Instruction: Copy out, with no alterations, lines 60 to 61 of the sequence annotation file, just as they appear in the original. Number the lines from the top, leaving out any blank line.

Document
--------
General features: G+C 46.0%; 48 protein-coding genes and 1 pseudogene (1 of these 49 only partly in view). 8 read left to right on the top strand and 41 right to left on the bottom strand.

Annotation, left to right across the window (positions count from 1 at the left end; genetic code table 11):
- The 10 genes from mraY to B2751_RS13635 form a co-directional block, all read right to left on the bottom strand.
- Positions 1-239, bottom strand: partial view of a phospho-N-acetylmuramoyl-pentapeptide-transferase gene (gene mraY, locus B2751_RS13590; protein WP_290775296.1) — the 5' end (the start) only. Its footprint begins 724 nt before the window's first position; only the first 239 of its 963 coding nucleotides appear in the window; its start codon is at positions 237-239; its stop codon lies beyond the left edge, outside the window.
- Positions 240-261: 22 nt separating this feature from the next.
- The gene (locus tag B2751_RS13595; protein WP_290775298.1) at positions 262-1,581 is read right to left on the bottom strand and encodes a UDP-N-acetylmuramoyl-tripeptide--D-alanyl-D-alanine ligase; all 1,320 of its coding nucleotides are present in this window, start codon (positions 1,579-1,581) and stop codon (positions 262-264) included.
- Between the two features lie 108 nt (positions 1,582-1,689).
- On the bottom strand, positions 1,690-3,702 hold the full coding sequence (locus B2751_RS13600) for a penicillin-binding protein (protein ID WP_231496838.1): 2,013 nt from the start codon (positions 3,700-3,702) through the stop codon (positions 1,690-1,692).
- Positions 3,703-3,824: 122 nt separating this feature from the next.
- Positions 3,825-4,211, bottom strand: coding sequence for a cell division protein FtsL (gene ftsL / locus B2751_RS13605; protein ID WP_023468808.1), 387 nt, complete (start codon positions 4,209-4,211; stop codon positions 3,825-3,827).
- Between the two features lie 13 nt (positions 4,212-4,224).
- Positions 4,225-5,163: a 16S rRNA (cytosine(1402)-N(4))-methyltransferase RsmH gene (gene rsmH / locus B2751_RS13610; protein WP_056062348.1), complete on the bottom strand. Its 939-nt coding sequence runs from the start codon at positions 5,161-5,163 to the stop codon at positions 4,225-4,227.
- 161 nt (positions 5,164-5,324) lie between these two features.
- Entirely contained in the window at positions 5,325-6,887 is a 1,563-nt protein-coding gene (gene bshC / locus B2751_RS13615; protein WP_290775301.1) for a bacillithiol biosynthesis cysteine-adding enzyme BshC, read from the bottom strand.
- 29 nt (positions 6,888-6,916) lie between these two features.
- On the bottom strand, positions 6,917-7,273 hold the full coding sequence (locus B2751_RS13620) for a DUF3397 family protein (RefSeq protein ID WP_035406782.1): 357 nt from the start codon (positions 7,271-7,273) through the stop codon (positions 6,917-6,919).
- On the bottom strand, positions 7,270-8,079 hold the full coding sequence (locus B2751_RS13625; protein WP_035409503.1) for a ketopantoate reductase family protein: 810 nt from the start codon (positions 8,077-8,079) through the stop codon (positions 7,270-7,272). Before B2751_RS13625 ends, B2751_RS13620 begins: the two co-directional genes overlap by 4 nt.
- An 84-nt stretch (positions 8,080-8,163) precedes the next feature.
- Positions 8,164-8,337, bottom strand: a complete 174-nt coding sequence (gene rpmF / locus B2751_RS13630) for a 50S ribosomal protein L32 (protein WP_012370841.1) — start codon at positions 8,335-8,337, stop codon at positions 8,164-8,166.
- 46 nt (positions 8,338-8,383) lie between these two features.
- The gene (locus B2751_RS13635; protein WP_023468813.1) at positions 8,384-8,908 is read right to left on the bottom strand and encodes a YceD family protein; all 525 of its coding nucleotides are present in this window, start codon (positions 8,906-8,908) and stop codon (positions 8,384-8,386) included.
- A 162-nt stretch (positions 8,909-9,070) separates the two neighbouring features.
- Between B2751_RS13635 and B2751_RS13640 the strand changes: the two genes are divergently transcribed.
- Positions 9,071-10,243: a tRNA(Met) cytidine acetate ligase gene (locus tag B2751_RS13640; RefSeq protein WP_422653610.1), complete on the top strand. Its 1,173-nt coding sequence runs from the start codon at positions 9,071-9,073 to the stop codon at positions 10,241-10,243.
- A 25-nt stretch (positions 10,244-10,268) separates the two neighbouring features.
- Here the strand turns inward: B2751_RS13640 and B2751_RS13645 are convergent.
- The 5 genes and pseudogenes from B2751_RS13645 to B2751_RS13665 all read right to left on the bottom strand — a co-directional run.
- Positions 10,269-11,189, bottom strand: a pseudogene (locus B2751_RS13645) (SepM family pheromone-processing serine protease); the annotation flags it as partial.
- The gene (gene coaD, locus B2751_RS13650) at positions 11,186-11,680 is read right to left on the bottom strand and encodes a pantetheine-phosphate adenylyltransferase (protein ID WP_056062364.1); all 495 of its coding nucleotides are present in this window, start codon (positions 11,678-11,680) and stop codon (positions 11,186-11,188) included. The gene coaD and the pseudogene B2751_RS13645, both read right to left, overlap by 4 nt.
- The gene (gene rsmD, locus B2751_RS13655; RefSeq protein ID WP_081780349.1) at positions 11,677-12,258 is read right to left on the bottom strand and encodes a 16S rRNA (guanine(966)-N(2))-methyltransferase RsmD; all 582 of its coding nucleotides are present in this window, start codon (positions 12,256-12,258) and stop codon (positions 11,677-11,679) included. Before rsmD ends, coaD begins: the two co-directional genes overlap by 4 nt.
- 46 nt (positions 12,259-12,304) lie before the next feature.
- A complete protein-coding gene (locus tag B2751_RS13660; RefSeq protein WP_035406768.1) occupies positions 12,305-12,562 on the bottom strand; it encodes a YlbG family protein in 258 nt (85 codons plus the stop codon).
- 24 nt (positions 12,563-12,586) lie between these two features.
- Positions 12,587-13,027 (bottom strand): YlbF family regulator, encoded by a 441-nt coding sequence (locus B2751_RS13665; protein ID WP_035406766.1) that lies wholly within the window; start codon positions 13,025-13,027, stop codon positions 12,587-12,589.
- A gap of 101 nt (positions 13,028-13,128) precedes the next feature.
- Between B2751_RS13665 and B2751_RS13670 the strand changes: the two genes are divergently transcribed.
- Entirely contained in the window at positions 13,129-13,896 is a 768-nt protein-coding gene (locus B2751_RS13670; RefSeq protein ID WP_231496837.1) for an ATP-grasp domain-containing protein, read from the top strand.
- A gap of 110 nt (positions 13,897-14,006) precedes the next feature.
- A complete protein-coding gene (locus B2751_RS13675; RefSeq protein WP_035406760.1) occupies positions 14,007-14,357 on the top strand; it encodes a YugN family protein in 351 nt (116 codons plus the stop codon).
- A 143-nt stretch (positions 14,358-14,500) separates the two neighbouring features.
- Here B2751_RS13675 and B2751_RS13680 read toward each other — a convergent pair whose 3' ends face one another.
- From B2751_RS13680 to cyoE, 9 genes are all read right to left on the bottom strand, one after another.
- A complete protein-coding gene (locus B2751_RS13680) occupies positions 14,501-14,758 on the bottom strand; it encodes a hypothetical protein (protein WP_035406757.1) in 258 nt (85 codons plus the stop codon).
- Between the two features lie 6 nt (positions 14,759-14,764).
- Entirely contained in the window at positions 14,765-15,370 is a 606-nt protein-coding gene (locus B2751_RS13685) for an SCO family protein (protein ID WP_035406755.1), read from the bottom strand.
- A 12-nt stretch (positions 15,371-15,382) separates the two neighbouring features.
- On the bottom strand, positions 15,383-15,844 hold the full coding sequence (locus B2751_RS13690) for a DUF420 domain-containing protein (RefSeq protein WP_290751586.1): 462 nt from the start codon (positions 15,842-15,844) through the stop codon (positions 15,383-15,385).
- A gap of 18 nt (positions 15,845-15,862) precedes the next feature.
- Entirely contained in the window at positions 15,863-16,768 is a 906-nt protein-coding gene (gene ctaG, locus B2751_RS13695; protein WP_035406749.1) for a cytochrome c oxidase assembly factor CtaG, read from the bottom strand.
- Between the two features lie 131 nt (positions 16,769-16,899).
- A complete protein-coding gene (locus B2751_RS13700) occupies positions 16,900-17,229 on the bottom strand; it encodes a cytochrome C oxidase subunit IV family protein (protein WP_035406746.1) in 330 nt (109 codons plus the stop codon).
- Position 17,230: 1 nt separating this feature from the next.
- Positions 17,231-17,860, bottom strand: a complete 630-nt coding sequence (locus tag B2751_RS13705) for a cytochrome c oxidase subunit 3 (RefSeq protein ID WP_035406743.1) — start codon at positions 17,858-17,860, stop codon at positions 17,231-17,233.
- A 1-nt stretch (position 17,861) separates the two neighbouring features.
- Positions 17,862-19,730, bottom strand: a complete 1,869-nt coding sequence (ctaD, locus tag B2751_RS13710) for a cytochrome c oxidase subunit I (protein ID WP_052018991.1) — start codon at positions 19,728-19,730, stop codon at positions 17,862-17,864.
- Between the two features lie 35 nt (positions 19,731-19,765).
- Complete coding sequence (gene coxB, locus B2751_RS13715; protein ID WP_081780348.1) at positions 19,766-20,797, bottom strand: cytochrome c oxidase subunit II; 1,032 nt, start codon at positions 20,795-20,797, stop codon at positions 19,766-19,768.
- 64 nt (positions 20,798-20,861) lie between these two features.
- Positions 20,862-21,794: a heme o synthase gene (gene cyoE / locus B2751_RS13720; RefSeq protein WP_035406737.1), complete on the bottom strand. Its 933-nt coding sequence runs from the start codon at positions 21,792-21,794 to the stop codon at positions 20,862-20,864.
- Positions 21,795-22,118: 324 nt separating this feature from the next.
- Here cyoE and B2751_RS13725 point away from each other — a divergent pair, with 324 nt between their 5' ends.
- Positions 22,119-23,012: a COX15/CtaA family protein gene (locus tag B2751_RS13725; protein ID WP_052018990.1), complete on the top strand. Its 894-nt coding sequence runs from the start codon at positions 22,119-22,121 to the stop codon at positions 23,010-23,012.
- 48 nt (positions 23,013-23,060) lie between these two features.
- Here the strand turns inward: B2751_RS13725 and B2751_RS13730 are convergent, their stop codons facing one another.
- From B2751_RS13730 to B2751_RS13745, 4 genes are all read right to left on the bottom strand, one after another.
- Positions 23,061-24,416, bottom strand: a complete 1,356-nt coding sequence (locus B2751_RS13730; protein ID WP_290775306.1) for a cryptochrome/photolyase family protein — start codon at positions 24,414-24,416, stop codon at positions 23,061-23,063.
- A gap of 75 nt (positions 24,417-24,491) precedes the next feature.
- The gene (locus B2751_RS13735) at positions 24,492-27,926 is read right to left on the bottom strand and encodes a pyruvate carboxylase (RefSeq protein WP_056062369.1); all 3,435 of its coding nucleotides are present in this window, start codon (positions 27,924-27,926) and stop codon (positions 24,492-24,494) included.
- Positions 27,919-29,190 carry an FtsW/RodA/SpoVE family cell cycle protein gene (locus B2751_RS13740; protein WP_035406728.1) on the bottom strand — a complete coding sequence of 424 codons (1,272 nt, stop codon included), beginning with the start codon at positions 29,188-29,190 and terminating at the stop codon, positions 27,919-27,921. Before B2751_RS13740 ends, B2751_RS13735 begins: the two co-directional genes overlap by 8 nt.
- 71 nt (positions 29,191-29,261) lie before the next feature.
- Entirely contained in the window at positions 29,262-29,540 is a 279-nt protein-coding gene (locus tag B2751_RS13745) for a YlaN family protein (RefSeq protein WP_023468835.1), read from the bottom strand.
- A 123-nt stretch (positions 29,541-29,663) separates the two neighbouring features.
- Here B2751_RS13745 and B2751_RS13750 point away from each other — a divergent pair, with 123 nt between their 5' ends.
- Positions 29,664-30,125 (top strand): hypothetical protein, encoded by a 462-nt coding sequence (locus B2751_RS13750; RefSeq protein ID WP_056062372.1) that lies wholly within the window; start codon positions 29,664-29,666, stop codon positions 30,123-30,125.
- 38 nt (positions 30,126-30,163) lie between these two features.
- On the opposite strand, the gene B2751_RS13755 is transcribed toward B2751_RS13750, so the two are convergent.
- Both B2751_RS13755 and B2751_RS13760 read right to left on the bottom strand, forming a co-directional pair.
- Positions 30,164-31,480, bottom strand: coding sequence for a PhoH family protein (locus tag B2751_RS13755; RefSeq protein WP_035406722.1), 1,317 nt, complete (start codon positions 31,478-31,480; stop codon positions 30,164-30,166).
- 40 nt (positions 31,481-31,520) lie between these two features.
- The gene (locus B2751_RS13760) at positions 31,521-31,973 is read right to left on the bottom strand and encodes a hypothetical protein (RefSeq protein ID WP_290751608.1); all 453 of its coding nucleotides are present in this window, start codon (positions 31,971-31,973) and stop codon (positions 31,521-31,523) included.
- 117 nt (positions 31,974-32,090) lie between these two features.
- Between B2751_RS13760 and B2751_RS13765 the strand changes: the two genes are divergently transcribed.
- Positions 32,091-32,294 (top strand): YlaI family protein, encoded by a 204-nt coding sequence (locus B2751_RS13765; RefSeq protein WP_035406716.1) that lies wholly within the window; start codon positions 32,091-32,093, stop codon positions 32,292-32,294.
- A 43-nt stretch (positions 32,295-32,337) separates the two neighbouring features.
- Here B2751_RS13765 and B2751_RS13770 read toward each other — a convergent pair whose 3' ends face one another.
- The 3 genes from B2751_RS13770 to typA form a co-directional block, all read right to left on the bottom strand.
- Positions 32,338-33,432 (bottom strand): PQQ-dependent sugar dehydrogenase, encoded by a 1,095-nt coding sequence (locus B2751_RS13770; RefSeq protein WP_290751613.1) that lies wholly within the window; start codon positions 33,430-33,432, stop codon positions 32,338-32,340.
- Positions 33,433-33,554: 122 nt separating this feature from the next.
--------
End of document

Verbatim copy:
- Positions 21,795-22,118: 324 nt separating this feature from the next.
- Here cyoE and B2751_RS13725 point away from each other — a divergent pair, with 324 nt between their 5' ends.